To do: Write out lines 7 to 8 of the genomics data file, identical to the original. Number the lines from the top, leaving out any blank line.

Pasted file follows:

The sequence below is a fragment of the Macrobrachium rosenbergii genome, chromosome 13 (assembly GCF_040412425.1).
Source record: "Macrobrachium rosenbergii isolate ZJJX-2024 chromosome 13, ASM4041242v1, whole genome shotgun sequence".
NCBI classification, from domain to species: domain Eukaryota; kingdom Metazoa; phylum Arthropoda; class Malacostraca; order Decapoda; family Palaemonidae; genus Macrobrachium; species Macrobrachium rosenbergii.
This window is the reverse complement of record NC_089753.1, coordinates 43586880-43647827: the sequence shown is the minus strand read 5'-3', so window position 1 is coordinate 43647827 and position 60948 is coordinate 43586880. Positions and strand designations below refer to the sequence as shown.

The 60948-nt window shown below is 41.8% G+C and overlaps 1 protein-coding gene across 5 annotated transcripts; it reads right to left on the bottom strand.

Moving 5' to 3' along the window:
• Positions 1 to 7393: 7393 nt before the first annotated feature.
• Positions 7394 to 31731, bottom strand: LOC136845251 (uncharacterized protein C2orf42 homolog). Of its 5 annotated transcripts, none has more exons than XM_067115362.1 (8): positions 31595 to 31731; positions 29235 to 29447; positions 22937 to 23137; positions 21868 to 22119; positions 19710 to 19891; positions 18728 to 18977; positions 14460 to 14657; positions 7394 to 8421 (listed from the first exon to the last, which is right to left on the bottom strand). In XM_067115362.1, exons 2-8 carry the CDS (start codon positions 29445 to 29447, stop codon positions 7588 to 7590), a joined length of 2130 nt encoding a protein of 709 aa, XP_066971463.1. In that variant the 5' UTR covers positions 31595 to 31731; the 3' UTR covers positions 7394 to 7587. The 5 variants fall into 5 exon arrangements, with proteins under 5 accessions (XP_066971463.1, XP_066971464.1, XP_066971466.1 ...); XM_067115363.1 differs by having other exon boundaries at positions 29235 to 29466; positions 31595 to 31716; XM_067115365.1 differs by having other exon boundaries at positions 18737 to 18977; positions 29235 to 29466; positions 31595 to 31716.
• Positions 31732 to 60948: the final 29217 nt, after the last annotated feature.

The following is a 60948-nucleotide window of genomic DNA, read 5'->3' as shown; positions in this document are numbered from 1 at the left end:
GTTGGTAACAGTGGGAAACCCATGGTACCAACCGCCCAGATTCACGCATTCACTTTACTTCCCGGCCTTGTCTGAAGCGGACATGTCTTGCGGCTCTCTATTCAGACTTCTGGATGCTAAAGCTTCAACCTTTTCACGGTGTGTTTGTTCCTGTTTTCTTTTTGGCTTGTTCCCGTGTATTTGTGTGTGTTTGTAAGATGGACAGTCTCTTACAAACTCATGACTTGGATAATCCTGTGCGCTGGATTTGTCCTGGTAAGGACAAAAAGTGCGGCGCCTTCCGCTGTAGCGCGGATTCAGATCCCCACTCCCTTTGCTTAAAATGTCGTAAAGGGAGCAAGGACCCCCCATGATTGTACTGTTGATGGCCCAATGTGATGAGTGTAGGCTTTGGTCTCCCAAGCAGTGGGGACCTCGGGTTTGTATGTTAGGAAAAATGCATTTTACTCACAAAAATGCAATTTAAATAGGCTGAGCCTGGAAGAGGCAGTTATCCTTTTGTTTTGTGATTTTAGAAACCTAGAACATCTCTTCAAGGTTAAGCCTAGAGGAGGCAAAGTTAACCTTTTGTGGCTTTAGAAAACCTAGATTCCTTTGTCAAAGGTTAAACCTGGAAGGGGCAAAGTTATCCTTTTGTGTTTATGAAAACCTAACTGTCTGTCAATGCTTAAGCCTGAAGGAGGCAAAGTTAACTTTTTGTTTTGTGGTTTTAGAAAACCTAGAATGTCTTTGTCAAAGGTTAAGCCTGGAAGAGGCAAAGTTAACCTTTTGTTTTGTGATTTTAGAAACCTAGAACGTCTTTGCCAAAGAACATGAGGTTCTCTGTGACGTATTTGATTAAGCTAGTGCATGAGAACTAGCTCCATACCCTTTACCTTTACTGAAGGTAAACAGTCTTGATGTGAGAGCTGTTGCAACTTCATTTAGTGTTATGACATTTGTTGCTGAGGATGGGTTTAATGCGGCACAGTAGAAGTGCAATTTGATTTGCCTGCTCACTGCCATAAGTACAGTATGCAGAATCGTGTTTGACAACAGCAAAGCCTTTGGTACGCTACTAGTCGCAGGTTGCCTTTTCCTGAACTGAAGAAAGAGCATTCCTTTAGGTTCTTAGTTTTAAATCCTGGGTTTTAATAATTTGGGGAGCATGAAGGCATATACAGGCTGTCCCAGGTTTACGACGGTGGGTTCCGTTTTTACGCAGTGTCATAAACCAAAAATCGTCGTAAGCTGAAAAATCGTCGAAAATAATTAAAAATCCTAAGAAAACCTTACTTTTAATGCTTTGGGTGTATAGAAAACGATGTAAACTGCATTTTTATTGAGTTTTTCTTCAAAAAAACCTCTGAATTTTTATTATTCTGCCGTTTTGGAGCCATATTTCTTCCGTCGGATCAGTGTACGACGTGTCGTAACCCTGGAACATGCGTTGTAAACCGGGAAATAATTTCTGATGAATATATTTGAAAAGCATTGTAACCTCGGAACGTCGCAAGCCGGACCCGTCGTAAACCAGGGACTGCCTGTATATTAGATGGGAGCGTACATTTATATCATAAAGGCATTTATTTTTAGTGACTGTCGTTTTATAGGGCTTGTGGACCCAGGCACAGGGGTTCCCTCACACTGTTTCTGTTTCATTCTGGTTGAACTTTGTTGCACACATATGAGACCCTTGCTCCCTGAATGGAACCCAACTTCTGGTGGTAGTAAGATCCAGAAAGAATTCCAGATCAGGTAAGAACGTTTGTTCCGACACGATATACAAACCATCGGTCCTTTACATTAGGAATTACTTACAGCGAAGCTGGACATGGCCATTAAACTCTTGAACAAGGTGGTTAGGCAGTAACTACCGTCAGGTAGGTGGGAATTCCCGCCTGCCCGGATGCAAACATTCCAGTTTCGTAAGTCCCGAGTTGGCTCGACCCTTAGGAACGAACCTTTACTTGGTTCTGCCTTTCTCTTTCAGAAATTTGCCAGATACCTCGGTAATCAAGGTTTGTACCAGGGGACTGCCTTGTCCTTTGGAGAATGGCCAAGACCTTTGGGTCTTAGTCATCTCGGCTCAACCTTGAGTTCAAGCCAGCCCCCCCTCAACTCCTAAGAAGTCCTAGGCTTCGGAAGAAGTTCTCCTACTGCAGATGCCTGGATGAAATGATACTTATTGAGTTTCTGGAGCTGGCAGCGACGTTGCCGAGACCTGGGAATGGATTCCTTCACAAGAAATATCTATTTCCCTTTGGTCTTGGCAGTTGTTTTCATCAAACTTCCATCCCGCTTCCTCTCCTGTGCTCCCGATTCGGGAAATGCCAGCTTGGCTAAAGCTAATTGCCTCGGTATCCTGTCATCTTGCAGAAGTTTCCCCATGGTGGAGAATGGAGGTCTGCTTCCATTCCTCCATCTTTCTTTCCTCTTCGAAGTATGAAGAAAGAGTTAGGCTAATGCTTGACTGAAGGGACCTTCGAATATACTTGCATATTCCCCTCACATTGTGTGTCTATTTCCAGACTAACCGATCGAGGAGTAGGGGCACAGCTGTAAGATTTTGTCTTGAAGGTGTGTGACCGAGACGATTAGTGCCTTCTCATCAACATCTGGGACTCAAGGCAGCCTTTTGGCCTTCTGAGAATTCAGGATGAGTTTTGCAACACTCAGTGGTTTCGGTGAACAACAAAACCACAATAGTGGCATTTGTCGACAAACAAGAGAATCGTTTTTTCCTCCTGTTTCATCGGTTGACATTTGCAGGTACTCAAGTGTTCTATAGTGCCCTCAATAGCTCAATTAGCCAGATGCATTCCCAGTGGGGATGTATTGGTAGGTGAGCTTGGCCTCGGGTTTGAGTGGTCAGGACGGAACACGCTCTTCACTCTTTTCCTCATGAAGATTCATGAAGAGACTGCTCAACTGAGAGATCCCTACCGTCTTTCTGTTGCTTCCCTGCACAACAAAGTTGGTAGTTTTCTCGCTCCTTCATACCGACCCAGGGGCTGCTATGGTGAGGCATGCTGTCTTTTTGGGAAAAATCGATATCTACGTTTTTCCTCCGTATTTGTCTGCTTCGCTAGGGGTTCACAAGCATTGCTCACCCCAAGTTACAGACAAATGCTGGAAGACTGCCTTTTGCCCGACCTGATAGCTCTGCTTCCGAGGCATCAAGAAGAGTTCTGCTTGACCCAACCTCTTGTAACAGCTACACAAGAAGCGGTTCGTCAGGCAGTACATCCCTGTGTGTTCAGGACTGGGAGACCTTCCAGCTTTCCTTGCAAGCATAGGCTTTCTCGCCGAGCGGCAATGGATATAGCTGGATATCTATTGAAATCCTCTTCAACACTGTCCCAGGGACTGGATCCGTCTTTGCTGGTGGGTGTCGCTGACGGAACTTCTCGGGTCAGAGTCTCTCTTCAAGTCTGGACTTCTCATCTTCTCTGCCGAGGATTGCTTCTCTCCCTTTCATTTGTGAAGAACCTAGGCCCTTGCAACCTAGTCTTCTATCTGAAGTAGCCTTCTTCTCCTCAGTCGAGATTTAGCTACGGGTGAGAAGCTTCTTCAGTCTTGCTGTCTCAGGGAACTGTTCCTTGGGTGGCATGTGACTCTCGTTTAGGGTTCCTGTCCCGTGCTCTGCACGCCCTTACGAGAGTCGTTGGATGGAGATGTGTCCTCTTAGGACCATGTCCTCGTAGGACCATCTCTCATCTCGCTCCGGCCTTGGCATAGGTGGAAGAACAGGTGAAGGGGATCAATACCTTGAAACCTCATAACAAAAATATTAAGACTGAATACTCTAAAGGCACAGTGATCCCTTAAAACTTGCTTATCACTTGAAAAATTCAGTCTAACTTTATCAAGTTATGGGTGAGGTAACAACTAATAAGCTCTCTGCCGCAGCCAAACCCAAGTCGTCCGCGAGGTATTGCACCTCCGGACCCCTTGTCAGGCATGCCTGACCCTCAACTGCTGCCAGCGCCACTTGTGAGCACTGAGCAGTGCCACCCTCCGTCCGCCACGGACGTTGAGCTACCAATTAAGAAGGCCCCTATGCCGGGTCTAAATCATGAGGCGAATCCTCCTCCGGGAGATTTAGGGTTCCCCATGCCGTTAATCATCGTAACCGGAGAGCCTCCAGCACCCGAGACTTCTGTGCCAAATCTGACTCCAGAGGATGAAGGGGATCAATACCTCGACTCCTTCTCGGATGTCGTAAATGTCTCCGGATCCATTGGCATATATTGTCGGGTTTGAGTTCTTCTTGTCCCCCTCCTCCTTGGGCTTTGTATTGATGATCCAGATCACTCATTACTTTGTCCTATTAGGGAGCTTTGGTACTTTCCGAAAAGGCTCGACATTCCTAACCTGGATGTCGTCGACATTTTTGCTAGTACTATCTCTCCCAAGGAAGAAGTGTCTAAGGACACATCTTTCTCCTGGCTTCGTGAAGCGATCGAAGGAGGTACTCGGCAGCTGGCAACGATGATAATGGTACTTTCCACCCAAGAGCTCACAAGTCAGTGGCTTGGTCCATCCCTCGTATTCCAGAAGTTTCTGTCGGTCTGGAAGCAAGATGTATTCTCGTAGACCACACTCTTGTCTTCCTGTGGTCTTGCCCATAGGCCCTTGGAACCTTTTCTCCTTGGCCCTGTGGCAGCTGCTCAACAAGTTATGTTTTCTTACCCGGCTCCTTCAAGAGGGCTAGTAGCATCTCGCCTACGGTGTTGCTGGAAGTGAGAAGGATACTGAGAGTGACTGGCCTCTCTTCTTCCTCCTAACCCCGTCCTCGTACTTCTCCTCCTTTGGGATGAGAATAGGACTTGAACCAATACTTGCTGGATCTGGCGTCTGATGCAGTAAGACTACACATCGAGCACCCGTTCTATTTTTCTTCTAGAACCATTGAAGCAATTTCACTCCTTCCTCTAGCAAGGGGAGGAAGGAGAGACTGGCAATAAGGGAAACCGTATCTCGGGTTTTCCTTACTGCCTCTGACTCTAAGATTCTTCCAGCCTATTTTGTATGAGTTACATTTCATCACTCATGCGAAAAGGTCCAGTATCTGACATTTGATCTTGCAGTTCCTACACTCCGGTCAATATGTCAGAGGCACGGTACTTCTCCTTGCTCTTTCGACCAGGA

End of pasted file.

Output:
• Positions 1 to 7393: 7393 nt before the first annotated feature.
• Positions 7394 to 31731, bottom strand: LOC136845251 (uncharacterized protein C2orf42 homolog). Of its 5 annotated transcripts, none has more exons than XM_067115362.1 (8): positions 31595 to 31731; positions 29235 to 29447; positions 22937 to 23137; positions 21868 to 22119; positions 19710 to 19891; positions 18728 to 18977; positions 14460 to 14657; positions 7394 to 8421 (listed from the first exon to the last, which is right to left on the bottom strand). In XM_067115362.1, exons 2-8 carry the CDS (start codon positions 29445 to 29447, stop codon positions 7588 to 7590), a joined length of 2130 nt encoding a protein of 709 aa, XP_066971463.1. In that variant the 5' UTR covers positions 31595 to 31731; the 3' UTR covers positions 7394 to 7587. The 5 variants fall into 5 exon arrangements, with proteins under 5 accessions (XP_066971463.1, XP_066971464.1, XP_066971466.1 ...); XM_067115363.1 differs by having other exon boundaries at positions 29235 to 29466; positions 31595 to 31716; XM_067115365.1 differs by having other exon boundaries at positions 18737 to 18977; positions 29235 to 29466; positions 31595 to 31716.